If you told me when I was 26, in my first tiny house in Pennsylvania that I would have a professional sewing business, dressing windows, I would not have believed you. I had bigger aspirations to be an Industrial Designer.
If I knew then that I’d be sitting at industrial sewing machines, I would have appreciated working on the mental lathe and Bridgeport mill a lot more at DuPont, crafting models for bio-medical laboratories with other talented designers.
If I knew that someday I’d be working with beautiful, quality fabrics and decorative hardware when I was a commercial interior designer and exhibit designer with a fantastic company in Wilmington Delaware, I would have paid more attention to their huge resource library.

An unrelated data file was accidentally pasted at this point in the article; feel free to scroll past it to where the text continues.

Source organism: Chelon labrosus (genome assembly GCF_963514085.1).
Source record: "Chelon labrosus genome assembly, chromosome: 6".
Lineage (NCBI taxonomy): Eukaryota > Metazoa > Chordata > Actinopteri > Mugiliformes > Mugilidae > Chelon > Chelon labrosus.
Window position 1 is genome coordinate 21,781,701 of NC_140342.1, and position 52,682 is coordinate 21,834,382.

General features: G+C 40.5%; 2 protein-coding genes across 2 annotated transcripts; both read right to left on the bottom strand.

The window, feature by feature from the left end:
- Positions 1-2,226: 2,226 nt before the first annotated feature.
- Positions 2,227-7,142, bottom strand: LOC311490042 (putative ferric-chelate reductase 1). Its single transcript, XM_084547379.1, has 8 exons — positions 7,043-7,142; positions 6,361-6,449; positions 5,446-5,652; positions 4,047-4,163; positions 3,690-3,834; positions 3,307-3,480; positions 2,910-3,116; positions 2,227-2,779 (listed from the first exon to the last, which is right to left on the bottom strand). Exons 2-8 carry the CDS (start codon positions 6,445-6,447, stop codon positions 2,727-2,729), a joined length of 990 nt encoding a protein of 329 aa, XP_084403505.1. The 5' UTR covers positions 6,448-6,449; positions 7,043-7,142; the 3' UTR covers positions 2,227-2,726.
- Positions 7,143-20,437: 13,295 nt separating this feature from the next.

If I knew that some day I would sell my designs with gorgeous textiles and fine furnishings when I was pregnant, touring the states presenting exhibit concepts at hospital board meetings to CEOs, I would have had more confidence to say: “Girl, you got this! You do know what you’re talking about.”
If you told me I’d have my own design studio equipped with machines, supplies, and fantastic fabrics on my own Connecticut farmhouse property, I’d think it was a story right out of Yankee magazine.
If you told me I’d get to do what I do now, I would not have changed a thing!